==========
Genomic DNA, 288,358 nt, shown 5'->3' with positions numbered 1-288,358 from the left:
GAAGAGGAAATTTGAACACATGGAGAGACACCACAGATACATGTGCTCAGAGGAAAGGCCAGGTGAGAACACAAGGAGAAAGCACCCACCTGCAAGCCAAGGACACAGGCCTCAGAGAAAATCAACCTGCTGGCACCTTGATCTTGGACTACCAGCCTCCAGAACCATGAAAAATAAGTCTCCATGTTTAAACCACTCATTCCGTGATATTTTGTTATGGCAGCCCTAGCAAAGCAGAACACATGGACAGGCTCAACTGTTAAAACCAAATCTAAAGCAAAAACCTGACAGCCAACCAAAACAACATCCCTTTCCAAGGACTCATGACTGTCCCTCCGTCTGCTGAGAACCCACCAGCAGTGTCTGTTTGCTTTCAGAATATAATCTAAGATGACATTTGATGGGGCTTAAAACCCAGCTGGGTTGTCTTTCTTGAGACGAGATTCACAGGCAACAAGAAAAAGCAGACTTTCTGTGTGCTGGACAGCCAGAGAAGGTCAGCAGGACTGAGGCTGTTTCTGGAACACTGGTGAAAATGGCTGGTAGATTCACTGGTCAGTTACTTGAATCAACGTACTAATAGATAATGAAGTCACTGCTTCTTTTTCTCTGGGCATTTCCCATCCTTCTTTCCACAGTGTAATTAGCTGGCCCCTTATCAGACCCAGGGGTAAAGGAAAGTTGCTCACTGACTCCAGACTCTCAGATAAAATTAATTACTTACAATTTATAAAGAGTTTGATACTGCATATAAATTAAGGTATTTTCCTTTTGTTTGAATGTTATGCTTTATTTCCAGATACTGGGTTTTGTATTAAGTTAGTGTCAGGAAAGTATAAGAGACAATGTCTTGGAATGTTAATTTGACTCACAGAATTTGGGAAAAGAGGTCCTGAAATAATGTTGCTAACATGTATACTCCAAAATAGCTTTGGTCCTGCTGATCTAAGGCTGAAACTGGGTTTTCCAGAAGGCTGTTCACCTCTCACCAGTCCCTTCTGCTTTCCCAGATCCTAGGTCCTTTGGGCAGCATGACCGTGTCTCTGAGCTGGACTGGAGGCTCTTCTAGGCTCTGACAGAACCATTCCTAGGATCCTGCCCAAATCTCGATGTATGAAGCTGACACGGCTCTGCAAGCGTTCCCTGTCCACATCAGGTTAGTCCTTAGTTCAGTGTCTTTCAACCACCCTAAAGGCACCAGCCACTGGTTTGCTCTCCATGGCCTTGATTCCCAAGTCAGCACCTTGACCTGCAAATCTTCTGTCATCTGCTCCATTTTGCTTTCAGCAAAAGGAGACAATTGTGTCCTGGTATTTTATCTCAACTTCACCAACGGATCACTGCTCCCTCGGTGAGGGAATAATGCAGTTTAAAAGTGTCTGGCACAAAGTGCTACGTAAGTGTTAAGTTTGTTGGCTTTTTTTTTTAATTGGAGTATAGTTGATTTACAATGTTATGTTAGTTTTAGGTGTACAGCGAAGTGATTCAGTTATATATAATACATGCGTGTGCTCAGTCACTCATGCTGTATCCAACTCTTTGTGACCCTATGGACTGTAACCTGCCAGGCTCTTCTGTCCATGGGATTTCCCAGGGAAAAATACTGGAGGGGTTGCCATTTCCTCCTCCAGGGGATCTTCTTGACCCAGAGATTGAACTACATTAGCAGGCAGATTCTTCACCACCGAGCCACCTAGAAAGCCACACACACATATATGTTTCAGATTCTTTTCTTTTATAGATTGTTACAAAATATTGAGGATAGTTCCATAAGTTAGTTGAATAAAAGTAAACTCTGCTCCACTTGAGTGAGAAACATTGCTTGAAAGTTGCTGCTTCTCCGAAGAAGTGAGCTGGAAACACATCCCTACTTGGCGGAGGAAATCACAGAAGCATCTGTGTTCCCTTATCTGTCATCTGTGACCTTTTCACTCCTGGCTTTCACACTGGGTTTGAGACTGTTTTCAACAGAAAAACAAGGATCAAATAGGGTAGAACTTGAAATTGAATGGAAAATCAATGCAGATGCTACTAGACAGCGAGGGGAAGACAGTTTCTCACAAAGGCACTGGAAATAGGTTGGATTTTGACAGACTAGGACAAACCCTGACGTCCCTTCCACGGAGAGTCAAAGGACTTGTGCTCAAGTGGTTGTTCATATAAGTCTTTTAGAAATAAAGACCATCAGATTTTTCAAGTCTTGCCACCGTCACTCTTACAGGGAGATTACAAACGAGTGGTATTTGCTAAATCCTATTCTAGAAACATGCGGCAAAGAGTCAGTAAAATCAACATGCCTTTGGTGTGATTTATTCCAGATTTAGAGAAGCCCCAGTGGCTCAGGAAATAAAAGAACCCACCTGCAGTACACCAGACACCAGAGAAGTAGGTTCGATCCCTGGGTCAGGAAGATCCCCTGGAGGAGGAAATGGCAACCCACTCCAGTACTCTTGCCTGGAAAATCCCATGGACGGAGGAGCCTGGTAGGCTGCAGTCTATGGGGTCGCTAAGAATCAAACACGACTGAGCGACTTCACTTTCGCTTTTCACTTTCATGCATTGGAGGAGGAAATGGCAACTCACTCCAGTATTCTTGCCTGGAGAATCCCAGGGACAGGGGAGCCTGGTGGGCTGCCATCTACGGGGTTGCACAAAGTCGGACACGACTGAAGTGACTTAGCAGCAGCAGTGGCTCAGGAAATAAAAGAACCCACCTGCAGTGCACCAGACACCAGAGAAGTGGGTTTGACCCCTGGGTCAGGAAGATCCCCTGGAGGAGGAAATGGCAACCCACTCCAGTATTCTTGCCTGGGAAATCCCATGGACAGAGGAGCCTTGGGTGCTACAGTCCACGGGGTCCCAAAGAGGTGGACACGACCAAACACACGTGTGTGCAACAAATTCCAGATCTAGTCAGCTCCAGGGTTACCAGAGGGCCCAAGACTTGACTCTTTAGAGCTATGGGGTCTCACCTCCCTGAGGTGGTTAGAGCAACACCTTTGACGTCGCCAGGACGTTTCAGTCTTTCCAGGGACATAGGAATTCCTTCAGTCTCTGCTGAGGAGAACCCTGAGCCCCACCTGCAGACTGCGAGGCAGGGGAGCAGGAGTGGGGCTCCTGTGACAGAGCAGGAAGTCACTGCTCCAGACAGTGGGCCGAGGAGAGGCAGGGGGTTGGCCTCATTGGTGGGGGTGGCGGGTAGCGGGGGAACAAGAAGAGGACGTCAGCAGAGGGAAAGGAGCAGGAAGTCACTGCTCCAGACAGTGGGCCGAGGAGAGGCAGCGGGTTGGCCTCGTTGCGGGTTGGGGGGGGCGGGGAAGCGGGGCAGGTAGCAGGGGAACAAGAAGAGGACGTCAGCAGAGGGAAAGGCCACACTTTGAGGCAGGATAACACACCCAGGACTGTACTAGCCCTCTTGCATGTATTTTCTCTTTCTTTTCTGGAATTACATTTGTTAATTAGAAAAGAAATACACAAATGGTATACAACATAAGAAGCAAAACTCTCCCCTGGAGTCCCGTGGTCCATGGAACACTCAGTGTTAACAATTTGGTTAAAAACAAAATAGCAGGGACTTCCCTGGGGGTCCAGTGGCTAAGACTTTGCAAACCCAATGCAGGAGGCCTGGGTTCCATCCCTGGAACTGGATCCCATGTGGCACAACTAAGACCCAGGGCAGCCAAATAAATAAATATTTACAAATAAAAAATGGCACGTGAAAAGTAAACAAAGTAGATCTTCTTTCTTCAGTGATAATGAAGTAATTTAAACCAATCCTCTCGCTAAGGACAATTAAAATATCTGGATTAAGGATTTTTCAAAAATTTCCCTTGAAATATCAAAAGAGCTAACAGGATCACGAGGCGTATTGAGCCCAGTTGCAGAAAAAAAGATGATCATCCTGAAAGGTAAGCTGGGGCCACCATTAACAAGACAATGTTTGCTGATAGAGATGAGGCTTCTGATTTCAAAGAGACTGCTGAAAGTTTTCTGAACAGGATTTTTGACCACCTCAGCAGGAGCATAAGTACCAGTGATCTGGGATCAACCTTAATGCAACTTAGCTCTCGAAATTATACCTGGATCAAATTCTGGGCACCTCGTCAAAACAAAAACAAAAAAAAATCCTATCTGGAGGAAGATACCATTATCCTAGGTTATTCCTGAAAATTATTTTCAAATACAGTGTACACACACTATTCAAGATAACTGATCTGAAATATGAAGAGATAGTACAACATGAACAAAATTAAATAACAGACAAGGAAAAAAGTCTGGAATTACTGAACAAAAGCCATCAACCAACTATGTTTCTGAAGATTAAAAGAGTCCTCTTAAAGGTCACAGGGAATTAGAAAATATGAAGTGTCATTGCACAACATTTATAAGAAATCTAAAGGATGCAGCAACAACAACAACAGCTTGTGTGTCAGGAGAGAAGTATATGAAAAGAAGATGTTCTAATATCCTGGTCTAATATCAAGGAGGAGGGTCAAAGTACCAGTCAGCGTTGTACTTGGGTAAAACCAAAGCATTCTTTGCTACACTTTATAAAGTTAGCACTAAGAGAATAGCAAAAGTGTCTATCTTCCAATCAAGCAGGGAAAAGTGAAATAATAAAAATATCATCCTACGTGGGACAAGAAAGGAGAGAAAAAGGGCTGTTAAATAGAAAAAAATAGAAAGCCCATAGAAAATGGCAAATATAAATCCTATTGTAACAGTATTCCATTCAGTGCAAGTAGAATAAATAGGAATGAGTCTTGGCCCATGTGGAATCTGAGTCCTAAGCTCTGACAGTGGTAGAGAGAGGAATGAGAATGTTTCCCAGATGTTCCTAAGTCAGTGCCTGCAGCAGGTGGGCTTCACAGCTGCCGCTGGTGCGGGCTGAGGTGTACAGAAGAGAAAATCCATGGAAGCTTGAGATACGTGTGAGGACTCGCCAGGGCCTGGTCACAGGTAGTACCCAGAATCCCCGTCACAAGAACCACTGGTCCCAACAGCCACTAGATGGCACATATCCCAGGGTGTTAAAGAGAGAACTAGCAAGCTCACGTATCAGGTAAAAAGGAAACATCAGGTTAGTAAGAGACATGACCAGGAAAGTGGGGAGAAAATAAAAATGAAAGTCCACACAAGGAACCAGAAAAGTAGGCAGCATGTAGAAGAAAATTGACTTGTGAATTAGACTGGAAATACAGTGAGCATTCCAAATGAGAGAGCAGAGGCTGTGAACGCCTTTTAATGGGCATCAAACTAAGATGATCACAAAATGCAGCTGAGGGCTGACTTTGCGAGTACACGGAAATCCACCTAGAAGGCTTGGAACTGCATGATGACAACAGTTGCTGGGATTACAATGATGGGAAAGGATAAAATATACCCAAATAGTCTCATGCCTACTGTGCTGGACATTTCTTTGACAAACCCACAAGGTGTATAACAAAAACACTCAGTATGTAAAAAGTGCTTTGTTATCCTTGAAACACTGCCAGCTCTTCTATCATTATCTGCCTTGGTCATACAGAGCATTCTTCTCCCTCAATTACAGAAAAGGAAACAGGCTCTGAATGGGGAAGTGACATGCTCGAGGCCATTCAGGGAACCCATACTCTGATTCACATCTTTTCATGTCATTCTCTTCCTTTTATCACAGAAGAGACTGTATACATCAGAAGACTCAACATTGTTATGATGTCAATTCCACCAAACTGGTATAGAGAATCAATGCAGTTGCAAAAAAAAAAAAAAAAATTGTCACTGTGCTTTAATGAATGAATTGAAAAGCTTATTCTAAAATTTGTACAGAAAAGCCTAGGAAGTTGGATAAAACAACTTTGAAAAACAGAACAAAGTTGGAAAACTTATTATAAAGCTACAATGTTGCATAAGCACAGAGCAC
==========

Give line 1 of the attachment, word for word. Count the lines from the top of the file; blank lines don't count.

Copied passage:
Genomic DNA, 288,358 nt, shown 5'->3' with positions numbered 1-288,358 from the left: